...On to my third post today. I absolutely love looking at a team's prospects, glare into the future and be optimistic. I check minor league box scores on, at least, a bi-daily basis. So, this post is devoted to previewing the four full-season minor league team's in the Astros organization. I will touch on all the key guys at each level. I'm especially excited about this Astros organization, which is already on the rise, because they have three of this year's drafts top thirty-three picks (8th, 19th and 33rd). Giving the Astros a big chance at rising even further. Here's a breakdown of Houston's AAA and AA affiliates. A breakdown of Houston's high A and A ball team's, Lancaster and Lexington, are forthcoming.
Round Rock Express (AAA)
The big name in Round Rock is Jason Castro, the Astros' top prospect and number ten pick overall in 2008. He had a terrific spring, just losing the major league starting catcher job to the older J.R. Towles. I fully expect, however, Castro to hold that position by the middle of June. Castro is an elite defensive catcher with good on-base skills, many people are done on his ability to hit for power, but I bet he's able to hit plenty of doubles with maybe 15-20 HRs annually (sounds a little like Biggio in that regard, without the speed though).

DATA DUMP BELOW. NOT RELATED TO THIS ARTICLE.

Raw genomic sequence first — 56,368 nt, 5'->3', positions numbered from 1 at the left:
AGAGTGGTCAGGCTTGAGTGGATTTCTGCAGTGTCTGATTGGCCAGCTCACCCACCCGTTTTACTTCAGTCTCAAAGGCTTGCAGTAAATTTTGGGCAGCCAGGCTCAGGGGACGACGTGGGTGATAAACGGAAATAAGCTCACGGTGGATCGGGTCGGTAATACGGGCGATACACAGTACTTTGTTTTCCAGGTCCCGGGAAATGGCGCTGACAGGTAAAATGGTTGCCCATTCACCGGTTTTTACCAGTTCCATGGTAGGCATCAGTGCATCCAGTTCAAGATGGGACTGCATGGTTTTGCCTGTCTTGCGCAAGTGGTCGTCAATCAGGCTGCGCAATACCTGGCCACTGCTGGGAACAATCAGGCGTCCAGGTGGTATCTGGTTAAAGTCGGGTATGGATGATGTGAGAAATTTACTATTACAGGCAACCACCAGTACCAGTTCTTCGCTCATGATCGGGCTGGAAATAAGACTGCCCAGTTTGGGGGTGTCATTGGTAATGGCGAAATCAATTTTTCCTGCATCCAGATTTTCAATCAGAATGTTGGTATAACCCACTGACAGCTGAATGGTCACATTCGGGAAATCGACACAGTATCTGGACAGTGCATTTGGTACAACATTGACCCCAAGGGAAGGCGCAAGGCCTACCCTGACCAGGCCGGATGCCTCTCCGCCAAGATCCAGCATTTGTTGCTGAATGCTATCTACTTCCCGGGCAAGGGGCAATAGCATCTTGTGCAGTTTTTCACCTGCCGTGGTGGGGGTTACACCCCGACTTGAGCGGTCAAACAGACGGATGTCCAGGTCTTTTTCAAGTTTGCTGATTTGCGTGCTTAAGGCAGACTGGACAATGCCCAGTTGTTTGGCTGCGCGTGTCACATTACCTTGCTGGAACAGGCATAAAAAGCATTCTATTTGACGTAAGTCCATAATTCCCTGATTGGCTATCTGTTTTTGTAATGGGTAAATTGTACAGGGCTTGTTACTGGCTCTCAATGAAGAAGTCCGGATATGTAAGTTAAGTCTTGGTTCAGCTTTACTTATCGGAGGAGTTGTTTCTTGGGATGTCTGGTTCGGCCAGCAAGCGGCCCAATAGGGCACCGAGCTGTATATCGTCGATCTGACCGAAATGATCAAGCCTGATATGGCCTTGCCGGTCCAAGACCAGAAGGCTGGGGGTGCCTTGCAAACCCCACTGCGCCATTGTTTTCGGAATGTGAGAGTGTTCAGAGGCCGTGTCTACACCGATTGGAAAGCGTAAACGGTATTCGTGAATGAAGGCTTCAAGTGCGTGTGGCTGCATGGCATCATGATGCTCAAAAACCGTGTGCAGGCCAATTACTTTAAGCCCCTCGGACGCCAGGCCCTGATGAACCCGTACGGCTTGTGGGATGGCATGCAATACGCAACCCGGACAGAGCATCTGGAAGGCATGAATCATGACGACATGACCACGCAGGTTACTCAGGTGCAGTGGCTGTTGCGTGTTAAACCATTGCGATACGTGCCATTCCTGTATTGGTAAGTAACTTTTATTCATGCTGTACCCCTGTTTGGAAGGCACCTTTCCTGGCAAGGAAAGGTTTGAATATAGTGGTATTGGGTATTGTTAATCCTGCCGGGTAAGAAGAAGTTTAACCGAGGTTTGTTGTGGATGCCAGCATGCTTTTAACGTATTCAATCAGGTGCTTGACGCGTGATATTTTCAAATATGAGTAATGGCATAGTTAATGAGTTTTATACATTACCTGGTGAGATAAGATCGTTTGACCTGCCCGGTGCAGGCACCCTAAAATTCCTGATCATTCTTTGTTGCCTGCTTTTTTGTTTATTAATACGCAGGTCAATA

The Round Rock infield consists of Chris Shelton 1B, Edwin Matsonet UTIL, Drew Meyer 2B, among others. Maysonet got plenty of looks in Houston last season and in spring training this year. He's a utility infielder at the major league level. Due to his ability to play SS, there is a chance he could become more valuable to Houston than Jeff Keppinger. Shelton is older, not a prospect, has some power, but has already had his chances with the Tigers. Drew Meyer is interesting. He had a good season with Corpus Christi last season, gets on base, but is an older prospect.
The RR outfield draws more intigue than the infield. It consists of former pitcher and first round pick, Brian Bogusevic, Colin DeLome and (An)Drew Locke. Locke, like Meyer, is an older prospect, he was picked up from the Dodgers during the minor league phase of the rule V draft before last season. He absolutely crushed the ball in AA in 2009. He hit .338 with a .920 OPS (20 HRs/31doubles). He'll also play first base. Bogusevic will repeat AAA after having a mediocre 2009, his first full season as an outfielder. He has the potential to be an average to above-average defender in CF/RF and could provide some average on-base skills and speed. His power isn't great, however. DeLome is the guy with the most upside, due to ample supplies of both power and speed. In AA last season he hit 20 HRs and stole 15 bases, but struck out 141 times and only hit for a .255 ave. and .323 OBP. If he can improve his pitch recognition and patience he could develop into a special player. He's not extremely old for a prospect (he'll be 24 all of this season), but he still has a very raw hit tool. He'll also be only be able to play LF.
Wesley Wright and Polin Trinidad (both LH starters) are the two pitchers to watch. Wright's transition as a starter has been well documented and he is no longer a prospect, obviously. However, Trinidad has always been a bit of an underrated prospect, being a LH pitchability guy. He's had success at pretty much every level though. Casey Daigle made some noise in spring training and Wilton Lopez and Evan Engelbrook are a pair of reliever (Lopez will be one at the ML level) who could make their way to Houston at some point.